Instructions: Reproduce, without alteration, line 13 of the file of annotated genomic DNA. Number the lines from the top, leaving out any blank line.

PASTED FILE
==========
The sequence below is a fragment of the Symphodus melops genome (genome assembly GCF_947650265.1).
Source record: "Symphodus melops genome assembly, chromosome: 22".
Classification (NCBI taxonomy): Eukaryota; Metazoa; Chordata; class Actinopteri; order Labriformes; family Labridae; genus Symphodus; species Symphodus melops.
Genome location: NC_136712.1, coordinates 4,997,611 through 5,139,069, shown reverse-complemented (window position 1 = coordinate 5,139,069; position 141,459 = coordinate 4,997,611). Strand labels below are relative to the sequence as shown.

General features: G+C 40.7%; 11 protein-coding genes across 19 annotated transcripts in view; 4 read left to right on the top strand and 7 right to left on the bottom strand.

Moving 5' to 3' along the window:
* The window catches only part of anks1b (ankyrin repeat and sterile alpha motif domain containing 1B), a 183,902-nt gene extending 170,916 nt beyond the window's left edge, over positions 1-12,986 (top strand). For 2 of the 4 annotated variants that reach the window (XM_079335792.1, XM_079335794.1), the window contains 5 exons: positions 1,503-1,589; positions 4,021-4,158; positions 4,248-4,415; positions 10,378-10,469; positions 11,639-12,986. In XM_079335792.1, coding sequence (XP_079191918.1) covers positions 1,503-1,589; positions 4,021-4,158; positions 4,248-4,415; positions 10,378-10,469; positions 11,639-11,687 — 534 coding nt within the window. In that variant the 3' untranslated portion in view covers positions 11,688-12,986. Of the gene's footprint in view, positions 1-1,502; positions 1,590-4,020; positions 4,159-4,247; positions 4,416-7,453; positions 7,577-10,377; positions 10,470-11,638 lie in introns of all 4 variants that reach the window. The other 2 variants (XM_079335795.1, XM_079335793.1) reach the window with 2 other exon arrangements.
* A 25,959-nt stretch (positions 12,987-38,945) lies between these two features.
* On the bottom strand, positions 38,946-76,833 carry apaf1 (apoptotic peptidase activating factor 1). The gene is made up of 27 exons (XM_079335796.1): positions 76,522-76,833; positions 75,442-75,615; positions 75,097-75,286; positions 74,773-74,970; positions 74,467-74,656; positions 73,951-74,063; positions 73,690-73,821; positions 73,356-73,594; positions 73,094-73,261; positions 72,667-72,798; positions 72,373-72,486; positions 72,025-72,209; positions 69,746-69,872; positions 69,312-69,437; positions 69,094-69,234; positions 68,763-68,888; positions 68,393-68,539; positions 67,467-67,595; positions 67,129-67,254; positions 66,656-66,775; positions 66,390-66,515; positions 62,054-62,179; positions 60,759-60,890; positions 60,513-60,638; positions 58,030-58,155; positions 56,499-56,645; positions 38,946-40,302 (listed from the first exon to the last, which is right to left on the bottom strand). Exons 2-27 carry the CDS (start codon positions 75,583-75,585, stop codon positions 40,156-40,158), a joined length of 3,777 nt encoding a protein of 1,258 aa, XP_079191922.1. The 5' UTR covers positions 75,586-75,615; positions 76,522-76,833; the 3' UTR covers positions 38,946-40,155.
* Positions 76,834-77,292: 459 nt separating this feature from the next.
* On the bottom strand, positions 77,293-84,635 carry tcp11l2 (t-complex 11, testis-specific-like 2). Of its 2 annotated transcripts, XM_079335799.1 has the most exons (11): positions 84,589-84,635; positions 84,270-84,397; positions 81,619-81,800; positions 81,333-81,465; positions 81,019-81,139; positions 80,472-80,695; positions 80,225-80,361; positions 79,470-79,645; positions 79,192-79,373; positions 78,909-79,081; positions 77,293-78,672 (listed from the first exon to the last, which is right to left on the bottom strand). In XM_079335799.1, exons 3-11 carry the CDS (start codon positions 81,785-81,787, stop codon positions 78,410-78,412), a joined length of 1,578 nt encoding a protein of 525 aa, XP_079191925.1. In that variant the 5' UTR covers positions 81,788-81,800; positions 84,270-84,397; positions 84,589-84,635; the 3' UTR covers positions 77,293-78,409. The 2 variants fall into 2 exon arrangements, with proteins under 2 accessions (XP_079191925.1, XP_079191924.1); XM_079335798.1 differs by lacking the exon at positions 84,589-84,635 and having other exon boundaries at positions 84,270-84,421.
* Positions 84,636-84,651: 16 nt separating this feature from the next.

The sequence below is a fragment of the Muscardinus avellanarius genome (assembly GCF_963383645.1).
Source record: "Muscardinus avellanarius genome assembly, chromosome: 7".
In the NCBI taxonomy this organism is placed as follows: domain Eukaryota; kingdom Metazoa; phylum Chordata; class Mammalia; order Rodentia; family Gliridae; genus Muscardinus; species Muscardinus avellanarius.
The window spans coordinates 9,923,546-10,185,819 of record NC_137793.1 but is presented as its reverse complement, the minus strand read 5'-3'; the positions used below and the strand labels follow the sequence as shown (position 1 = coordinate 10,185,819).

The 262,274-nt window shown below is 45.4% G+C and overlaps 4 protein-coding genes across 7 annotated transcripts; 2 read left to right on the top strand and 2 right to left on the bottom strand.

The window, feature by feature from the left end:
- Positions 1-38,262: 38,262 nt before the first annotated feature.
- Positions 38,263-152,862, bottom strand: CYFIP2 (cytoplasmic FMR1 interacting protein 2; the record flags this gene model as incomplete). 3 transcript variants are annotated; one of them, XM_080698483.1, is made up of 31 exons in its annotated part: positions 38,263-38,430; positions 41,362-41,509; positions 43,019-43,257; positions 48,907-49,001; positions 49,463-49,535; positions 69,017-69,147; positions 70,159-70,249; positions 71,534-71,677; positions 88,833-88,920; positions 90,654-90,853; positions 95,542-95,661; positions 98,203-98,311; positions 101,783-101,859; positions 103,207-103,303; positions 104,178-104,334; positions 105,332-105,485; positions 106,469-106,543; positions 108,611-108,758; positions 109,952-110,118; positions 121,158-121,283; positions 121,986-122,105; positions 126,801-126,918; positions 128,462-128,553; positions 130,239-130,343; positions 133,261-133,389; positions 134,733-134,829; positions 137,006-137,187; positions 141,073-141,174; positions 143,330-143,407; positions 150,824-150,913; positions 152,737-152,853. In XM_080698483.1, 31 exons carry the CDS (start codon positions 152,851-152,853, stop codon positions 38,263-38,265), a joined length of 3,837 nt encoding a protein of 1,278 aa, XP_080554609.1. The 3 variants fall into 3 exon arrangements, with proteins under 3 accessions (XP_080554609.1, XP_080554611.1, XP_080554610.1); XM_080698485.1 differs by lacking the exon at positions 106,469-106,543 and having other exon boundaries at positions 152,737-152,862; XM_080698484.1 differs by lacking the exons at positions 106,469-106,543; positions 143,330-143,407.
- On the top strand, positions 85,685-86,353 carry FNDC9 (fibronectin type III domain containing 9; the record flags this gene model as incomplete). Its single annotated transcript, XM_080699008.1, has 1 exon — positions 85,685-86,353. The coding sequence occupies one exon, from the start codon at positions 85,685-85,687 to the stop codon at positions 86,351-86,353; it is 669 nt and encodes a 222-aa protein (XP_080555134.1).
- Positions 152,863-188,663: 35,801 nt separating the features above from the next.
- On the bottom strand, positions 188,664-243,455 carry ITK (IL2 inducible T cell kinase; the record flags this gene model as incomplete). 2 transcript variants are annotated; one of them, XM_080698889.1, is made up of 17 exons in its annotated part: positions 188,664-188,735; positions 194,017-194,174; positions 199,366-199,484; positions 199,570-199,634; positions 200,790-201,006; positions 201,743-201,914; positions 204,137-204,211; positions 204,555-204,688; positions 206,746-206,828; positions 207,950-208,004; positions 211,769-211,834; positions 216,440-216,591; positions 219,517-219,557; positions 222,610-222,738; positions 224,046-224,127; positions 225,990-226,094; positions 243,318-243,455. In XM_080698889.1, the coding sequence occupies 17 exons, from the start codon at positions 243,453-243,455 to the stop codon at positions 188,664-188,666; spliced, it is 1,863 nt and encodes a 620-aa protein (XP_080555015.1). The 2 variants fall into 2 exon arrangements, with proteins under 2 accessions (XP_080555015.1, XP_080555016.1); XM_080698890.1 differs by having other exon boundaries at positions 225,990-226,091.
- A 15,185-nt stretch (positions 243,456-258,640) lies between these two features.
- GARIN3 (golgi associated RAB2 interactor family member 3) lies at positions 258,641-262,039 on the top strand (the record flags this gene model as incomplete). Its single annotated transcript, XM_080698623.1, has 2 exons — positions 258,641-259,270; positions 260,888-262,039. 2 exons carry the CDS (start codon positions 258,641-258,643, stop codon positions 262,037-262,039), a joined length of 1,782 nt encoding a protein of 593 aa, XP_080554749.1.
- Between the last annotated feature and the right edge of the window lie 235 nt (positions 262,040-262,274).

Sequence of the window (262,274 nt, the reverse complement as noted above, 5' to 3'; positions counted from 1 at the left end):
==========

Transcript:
The sequence below is a fragment of the Muscardinus avellanarius genome (assembly GCF_963383645.1).